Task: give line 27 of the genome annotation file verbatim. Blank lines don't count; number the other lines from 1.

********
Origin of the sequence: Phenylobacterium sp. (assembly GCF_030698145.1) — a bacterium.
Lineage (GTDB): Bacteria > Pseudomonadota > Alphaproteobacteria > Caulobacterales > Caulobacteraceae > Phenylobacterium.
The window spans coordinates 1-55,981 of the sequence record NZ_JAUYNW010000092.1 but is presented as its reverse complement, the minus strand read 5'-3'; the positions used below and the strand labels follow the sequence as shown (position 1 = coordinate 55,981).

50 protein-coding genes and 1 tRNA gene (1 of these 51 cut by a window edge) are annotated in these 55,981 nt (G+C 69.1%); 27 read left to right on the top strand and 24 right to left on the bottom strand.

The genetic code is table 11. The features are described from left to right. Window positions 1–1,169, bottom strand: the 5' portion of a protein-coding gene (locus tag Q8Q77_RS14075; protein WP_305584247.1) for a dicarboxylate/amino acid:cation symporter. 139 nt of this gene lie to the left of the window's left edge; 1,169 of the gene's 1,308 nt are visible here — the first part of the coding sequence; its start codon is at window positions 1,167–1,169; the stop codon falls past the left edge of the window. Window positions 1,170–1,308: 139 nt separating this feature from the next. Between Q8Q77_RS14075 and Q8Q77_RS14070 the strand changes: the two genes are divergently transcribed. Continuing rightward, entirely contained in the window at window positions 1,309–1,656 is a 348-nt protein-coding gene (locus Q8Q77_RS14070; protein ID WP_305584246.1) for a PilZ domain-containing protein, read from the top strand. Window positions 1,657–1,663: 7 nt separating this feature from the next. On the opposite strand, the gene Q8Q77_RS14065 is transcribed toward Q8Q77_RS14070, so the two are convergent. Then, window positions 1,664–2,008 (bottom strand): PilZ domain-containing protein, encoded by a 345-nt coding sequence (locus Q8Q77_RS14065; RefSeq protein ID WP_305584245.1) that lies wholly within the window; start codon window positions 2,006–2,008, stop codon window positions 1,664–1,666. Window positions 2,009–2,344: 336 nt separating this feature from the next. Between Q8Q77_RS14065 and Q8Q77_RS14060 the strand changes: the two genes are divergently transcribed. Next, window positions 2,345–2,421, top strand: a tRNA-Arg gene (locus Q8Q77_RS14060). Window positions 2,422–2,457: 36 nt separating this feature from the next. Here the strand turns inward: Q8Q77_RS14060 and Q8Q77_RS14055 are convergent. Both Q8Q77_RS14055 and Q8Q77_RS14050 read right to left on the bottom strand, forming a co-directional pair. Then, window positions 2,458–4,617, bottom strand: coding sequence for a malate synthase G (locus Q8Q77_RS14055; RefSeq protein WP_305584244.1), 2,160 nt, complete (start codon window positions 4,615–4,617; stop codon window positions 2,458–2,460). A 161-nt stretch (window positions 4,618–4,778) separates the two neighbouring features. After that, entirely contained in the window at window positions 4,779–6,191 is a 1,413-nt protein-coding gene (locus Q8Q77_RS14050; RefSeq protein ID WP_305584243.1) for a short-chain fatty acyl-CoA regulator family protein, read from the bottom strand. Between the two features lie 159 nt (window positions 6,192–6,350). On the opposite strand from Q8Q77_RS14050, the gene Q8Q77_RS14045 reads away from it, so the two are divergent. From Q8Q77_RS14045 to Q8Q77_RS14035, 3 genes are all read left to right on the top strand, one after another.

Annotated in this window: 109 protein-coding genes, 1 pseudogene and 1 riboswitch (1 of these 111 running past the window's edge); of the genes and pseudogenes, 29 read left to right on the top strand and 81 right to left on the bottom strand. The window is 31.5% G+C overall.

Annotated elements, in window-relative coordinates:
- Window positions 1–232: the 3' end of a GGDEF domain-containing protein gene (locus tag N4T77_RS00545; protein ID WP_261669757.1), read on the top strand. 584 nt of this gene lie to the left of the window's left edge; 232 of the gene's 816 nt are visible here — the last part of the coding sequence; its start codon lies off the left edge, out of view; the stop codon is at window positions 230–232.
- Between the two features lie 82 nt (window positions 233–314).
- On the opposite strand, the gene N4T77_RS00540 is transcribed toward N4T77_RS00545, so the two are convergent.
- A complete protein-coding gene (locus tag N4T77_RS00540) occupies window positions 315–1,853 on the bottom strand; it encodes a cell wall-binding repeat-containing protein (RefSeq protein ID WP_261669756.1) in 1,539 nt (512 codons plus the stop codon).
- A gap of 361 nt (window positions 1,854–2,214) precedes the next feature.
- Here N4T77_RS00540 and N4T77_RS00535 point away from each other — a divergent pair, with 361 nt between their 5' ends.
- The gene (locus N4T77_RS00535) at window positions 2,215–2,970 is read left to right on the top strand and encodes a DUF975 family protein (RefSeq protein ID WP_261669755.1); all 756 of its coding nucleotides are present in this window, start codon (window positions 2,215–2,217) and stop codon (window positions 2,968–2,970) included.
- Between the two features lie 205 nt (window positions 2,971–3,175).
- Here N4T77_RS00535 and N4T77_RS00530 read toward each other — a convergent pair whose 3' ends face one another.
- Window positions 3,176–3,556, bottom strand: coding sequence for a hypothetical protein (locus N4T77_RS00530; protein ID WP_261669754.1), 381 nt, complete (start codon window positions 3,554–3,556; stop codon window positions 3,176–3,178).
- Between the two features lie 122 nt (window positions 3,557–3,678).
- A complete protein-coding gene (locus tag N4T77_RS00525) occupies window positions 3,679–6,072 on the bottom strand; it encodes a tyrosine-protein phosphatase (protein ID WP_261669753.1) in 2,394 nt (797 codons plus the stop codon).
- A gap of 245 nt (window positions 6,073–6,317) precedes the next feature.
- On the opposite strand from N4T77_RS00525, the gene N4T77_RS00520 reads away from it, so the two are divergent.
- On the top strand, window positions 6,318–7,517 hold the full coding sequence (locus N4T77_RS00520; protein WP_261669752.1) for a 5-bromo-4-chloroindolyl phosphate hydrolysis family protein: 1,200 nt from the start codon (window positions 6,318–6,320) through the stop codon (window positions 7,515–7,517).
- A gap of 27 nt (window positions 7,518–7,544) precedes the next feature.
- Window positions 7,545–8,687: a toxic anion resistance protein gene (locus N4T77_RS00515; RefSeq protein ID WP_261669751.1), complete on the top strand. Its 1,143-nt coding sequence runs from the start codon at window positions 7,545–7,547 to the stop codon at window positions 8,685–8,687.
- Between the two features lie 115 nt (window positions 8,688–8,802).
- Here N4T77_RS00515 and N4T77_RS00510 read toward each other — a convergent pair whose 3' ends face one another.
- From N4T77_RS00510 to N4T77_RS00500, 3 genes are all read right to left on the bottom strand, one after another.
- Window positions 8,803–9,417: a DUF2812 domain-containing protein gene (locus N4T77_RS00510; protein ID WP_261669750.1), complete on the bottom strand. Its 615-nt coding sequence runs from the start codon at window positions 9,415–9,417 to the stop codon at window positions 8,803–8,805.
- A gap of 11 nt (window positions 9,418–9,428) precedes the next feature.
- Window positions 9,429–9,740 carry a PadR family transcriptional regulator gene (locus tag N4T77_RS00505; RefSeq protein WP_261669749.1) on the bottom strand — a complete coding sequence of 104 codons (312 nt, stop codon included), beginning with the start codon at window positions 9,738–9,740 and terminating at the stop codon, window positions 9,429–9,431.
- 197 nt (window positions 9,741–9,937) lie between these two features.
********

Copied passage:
- From N4T77_RS00510 to N4T77_RS00500, 3 genes are all read right to left on the bottom strand, one after another.